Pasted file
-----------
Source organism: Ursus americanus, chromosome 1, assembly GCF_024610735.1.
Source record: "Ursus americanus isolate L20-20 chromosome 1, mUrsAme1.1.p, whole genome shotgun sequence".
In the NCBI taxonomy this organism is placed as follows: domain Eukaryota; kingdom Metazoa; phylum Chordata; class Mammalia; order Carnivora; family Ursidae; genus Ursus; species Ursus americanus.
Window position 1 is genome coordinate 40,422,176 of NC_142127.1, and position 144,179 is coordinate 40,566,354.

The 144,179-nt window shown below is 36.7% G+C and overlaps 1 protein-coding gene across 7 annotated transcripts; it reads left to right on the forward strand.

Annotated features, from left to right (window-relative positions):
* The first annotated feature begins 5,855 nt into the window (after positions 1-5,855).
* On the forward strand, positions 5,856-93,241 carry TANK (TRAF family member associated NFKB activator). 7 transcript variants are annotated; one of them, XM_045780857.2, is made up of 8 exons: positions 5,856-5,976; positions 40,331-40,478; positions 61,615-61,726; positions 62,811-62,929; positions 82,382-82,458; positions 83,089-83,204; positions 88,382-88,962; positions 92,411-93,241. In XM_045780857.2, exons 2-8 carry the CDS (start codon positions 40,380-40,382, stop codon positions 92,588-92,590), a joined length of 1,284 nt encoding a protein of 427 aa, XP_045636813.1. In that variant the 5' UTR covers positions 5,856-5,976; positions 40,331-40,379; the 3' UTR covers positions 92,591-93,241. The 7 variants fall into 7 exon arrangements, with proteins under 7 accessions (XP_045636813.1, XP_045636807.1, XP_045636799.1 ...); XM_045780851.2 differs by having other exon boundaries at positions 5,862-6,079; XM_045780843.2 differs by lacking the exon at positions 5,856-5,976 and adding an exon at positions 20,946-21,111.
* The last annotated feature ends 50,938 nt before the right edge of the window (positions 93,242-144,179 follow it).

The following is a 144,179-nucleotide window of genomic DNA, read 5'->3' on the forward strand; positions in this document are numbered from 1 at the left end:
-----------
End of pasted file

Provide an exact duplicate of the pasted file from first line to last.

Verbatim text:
Source organism: Ursus americanus, chromosome 1, assembly GCF_024610735.1.
Source record: "Ursus americanus isolate L20-20 chromosome 1, mUrsAme1.1.p, whole genome shotgun sequence".
In the NCBI taxonomy this organism is placed as follows: domain Eukaryota; kingdom Metazoa; phylum Chordata; class Mammalia; order Carnivora; family Ursidae; genus Ursus; species Ursus americanus.
Window position 1 is genome coordinate 40,422,176 of NC_142127.1, and position 144,179 is coordinate 40,566,354.

The 144,179-nt window shown below is 36.7% G+C and overlaps 1 protein-coding gene across 7 annotated transcripts; it reads left to right on the forward strand.

Annotated features, from left to right (window-relative positions):
* The first annotated feature begins 5,855 nt into the window (after positions 1-5,855).
* On the forward strand, positions 5,856-93,241 carry TANK (TRAF family member associated NFKB activator). 7 transcript variants are annotated; one of them, XM_045780857.2, is made up of 8 exons: positions 5,856-5,976; positions 40,331-40,478; positions 61,615-61,726; positions 62,811-62,929; positions 82,382-82,458; positions 83,089-83,204; positions 88,382-88,962; positions 92,411-93,241. In XM_045780857.2, exons 2-8 carry the CDS (start codon positions 40,380-40,382, stop codon positions 92,588-92,590), a joined length of 1,284 nt encoding a protein of 427 aa, XP_045636813.1. In that variant the 5' UTR covers positions 5,856-5,976; positions 40,331-40,379; the 3' UTR covers positions 92,591-93,241. The 7 variants fall into 7 exon arrangements, with proteins under 7 accessions (XP_045636813.1, XP_045636807.1, XP_045636799.1 ...); XM_045780851.2 differs by having other exon boundaries at positions 5,862-6,079; XM_045780843.2 differs by lacking the exon at positions 5,856-5,976 and adding an exon at positions 20,946-21,111.
* The last annotated feature ends 50,938 nt before the right edge of the window (positions 93,242-144,179 follow it).

The following is a 144,179-nucleotide window of genomic DNA, read 5'->3' on the forward strand; positions in this document are numbered from 1 at the left end: